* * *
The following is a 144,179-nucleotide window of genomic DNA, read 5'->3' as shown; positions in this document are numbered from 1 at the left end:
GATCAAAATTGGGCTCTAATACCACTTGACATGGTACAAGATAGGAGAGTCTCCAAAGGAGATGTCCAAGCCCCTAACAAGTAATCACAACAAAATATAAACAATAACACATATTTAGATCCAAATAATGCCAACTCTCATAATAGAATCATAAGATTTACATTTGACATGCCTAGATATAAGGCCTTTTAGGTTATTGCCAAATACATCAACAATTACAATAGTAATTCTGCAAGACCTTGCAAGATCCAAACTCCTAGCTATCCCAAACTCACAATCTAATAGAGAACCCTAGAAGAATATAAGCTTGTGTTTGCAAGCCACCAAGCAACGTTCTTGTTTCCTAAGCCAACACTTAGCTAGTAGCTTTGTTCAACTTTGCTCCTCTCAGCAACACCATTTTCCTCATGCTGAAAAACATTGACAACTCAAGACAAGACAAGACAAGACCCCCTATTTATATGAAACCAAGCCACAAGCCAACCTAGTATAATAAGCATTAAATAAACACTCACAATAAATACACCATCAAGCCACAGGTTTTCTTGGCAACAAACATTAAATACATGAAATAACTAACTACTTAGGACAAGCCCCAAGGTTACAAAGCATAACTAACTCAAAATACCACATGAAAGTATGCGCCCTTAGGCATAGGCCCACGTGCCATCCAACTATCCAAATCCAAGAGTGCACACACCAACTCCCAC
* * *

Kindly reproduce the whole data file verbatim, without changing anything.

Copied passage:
The following is a 144,179-nucleotide window of genomic DNA, read 5'->3' as shown; positions in this document are numbered from 1 at the left end:
GATCAAAATTGGGCTCTAATACCACTTGACATGGTACAAGATAGGAGAGTCTCCAAAGGAGATGTCCAAGCCCCTAACAAGTAATCACAACAAAATATAAACAATAACACATATTTAGATCCAAATAATGCCAACTCTCATAATAGAATCATAAGATTTACATTTGACATGCCTAGATATAAGGCCTTTTAGGTTATTGCCAAATACATCAACAATTACAATAGTAATTCTGCAAGACCTTGCAAGATCCAAACTCCTAGCTATCCCAAACTCACAATCTAATAGAGAACCCTAGAAGAATATAAGCTTGTGTTTGCAAGCCACCAAGCAACGTTCTTGTTTCCTAAGCCAACACTTAGCTAGTAGCTTTGTTCAACTTTGCTCCTCTCAGCAACACCATTTTCCTCATGCTGAAAAACATTGACAACTCAAGACAAGACAAGACAAGACCCCCTATTTATATGAAACCAAGCCACAAGCCAACCTAGTATAATAAGCATTAAATAAACACTCACAATAAATACACCATCAAGCCACAGGTTTTCTTGGCAACAAACATTAAATACATGAAATAACTAACTACTTAGGACAAGCCCCAAGGTTACAAAGCATAACTAACTCAAAATACCACATGAAAGTATGCGCCCTTAGGCATAGGCCCACGTGCCATCCAACTATCCAAATCCAAGAGTGCACACACCAACTCCCAC